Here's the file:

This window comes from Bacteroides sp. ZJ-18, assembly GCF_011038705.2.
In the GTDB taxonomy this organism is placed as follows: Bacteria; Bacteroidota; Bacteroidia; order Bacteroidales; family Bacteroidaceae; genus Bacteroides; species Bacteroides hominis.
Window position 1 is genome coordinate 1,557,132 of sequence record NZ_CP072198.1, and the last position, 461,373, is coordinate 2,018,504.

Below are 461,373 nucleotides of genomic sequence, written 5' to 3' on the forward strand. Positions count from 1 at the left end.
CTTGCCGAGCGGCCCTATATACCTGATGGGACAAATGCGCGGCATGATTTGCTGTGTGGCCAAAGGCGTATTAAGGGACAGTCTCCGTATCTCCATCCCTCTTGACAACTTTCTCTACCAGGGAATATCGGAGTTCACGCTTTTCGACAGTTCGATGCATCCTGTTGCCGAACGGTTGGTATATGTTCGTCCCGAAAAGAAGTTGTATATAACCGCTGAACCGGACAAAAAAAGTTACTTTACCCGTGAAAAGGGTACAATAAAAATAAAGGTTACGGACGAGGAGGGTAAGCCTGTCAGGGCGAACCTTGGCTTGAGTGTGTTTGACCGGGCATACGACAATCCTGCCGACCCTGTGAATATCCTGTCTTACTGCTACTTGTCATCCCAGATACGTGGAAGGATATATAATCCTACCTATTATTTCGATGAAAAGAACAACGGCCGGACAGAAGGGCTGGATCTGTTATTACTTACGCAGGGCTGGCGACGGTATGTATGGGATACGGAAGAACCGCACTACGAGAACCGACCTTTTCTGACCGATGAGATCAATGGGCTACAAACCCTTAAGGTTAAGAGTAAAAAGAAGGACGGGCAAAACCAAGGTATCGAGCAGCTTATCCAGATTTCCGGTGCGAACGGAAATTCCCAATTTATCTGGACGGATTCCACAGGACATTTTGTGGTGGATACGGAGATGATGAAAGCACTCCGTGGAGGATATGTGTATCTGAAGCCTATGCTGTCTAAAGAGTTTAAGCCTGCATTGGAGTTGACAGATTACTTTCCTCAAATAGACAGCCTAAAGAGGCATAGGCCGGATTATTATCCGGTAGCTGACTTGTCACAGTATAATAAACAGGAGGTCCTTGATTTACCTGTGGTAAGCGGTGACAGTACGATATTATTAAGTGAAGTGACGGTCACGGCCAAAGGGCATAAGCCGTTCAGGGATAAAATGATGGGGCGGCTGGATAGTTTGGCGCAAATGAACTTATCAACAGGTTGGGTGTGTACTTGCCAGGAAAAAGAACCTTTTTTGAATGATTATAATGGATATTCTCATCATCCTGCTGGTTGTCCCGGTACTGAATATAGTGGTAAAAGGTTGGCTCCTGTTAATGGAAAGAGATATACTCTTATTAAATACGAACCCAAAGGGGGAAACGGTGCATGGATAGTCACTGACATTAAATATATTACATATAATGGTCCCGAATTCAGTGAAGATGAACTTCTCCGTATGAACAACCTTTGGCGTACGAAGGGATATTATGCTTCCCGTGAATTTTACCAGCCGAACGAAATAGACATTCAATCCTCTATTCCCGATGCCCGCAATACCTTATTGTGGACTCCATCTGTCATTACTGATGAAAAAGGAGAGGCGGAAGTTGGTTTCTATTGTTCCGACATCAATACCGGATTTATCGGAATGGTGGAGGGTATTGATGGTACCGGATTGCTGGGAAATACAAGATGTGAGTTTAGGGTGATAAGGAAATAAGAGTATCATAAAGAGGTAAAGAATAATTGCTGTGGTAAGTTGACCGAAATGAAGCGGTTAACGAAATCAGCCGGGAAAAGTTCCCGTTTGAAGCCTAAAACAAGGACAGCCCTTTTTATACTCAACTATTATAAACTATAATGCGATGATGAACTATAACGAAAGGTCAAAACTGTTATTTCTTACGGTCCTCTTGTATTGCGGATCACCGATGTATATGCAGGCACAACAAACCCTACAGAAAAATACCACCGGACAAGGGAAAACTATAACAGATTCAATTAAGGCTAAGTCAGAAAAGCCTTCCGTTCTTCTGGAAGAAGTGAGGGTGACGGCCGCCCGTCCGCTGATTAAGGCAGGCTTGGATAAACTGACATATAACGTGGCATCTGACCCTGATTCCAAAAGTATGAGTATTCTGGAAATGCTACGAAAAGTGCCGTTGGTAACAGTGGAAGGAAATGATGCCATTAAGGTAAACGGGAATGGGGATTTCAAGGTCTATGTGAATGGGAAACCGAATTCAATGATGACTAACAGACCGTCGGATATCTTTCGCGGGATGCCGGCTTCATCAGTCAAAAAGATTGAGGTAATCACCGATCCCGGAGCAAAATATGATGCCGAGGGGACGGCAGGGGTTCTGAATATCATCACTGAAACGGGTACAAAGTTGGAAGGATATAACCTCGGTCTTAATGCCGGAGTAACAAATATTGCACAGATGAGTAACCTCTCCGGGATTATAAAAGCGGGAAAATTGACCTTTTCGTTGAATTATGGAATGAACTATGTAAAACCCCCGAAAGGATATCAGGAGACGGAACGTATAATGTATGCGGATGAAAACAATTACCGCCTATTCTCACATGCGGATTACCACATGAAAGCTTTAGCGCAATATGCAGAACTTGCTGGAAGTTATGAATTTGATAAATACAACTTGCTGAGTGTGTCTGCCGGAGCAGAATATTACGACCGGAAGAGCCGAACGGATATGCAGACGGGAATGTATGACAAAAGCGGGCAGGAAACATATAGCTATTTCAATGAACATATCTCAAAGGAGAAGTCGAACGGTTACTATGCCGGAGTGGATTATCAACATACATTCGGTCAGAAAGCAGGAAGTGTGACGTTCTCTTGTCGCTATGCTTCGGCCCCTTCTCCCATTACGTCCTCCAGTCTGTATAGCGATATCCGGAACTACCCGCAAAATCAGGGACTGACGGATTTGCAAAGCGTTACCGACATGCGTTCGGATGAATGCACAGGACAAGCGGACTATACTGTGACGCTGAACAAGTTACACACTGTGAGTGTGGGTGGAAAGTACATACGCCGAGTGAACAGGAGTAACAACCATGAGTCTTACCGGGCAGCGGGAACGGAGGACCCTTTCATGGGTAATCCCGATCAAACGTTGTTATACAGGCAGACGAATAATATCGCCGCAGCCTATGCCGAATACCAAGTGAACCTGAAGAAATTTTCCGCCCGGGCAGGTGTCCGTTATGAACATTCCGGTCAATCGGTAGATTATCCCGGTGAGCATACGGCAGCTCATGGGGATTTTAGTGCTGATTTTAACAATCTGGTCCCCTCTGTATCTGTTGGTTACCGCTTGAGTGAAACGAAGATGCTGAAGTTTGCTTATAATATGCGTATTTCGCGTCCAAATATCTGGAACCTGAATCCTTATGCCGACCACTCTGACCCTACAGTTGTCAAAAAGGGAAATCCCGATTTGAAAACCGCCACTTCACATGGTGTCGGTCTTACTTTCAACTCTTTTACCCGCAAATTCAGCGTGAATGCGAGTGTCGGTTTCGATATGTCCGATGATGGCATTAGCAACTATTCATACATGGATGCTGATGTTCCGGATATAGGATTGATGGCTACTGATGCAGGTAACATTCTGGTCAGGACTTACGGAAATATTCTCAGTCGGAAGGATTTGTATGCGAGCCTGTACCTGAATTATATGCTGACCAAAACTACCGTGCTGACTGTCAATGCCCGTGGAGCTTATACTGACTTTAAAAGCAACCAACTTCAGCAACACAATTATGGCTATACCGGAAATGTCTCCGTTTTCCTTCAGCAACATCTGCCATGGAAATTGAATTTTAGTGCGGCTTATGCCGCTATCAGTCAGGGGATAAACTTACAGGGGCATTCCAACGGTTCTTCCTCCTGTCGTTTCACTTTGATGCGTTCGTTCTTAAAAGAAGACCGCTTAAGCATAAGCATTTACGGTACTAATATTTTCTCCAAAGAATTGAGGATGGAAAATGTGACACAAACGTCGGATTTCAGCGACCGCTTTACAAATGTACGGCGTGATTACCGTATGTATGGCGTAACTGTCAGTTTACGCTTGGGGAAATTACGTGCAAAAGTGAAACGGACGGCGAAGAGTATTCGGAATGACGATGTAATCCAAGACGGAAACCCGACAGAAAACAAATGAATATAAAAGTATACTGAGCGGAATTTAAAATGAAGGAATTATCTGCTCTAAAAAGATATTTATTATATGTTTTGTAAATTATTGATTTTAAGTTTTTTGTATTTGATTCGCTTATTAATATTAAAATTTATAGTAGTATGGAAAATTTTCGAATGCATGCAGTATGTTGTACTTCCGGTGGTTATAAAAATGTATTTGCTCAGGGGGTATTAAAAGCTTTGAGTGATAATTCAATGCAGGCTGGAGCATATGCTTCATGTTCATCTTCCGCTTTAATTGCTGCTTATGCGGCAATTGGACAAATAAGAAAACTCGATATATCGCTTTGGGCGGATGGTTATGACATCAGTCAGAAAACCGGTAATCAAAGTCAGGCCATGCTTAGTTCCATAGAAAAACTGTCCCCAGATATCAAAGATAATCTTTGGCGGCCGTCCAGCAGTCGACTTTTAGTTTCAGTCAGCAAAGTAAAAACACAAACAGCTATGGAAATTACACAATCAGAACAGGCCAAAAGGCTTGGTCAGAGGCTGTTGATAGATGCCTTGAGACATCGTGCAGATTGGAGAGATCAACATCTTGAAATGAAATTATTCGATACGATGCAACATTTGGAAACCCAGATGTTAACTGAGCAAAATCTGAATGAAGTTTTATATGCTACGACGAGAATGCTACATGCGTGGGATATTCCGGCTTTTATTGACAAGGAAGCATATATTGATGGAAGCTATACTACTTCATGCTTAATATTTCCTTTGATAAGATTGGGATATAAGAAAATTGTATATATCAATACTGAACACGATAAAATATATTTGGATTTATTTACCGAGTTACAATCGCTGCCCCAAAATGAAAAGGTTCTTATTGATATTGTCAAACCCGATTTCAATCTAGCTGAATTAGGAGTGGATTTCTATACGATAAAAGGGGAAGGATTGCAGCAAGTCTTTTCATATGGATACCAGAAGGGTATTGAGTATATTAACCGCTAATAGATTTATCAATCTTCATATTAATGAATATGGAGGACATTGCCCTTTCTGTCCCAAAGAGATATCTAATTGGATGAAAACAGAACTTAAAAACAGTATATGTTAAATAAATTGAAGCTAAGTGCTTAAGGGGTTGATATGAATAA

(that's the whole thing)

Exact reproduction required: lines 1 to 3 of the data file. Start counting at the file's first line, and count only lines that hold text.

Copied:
This window comes from Bacteroides sp. ZJ-18, assembly GCF_011038705.2.
In the GTDB taxonomy this organism is placed as follows: Bacteria; Bacteroidota; Bacteroidia; order Bacteroidales; family Bacteroidaceae; genus Bacteroides; species Bacteroides hominis.
Window position 1 is genome coordinate 1,557,132 of sequence record NZ_CP072198.1, and the last position, 461,373, is coordinate 2,018,504.